WinInet: implementing resuming feature
Submitted on July 29, 2003
This article describes the most efficient way to continue downloading a file from a point where it stoped and organize the mutithreaded downloading feature using the WinInet library.
When you download a file or some other resource from the web server, sometimes connection errors may occur. These lead to connections being lost and forces you to reconnect and start the downloading process again. From here it would be a great idea if you could continue the downloading of the file from the point of interruption.
In order to implement this functionality you need a method which allows you to position the remote resource pointer at some random place inside the resource. Lets go and consider the WinInet library and its interfaces which provides users with the possibility of organizing the downloading process from the point where it stops (named the resuming feature).
Set a resource position
The Microsoft WinInet library provides users with the InternetSetFilePointer function which sets a file position for the InternetReadFile function. You can call up InternetSetFilePointer the next time when you are about to continue downloading in order to move to the last error place. The sample code below demonstrates how to use this function for the resuming issue:
Random resource access
There are some serious restrictions in using of the InternetSetFilePointer function. Among them the demand that the WinInet cache should be enabled. As a result you have two copies of the resource - one of them is in the local file to which you store the data and the other one within the Internet Temporary Files. In most cases this is not a problem. So if you are about to implement the resource resuming feature only, you can freely use the InternetSetFilePointer function without any problems.
Another thing you will not be able to peform with this mechanism is: simultaneous resource access from different threads. This method is used in multithreaded downloading mode. The multipart multithreaded downloading allows you to improve the performance, by fully using the TCP channel.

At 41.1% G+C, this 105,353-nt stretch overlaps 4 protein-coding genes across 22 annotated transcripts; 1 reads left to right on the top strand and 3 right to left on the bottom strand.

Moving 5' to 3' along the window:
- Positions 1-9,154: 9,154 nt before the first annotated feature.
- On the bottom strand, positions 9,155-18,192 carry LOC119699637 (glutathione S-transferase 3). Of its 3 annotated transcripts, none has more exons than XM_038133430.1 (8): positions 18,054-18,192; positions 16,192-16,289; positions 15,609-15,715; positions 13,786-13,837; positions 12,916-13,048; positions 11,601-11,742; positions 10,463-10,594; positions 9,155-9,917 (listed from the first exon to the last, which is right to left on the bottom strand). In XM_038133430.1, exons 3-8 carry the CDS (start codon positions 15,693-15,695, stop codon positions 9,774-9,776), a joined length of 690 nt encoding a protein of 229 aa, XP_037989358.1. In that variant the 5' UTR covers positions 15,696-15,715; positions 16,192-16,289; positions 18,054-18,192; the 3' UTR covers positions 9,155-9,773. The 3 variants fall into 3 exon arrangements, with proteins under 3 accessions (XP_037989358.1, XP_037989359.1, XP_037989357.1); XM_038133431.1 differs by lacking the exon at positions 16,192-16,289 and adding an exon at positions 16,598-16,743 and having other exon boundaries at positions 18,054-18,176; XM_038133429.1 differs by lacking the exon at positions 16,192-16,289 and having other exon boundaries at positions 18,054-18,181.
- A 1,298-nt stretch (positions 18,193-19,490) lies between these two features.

Lets consider it in more detail. Suppose you are about to start two downloading threads. The first thread starts the downloading from beginning of the file while the second thread starts from the middle of the same file. The second thread should set the file position but the InternetSetFilePointer function is unable to perform it because the whole of the previous file content is not yet cached in the WinInet cache.
To work around this problem lets use another approach - range request specifing.
With using the HttpAddRequestHeaders WinInet function it is possible to set-up the additional request header which contains the range of data in bytes you are about to retrieve from server. The sample below demonstrates using of HttpAddRequestHeaders:
The sample code which allows to start the downloading with random data range is shown below:
As you can see an example above works much faster than example with the InternetSetFilePointer.
All the algorithms we considered in this paper are operable only when the web site from which the downloadable file belongs supports the random resource access. If not, the "range" request being sent to the web server will be ignored and the whole amount of data will be sent to the client. Before using the range request header or an algorithm with InternetSetFilePointer call, please check whether the web server being connected to supports the random access feature.
In order to perform this check in the easiest way you can use the following code:
Also please note that InternetSetFilePointer cannot be used reliably if the content length is unknown. So you should also perform this check as follows:
Retrieving of the Content-Lenght resouce information is very important for range requests too when they are used for multipart multithreaded downloading mode. If you are simply organizing the resuming of the download after an error has occured you can simple specify the first range value and continue to retrieve the data from error point up to the end.
The full source code of samples being used in this article can be downloaded at:
Please note that WinInet error handling was not implemented in these examples in order to keep them as simple as possible. No warning messages will appear in case of invalid URL. You can easily implement error handling if such issue is important to you.
While writing this article we used the following resources:
This code is constantly being improved and your comments and suggestions are always welcome.
With best regards,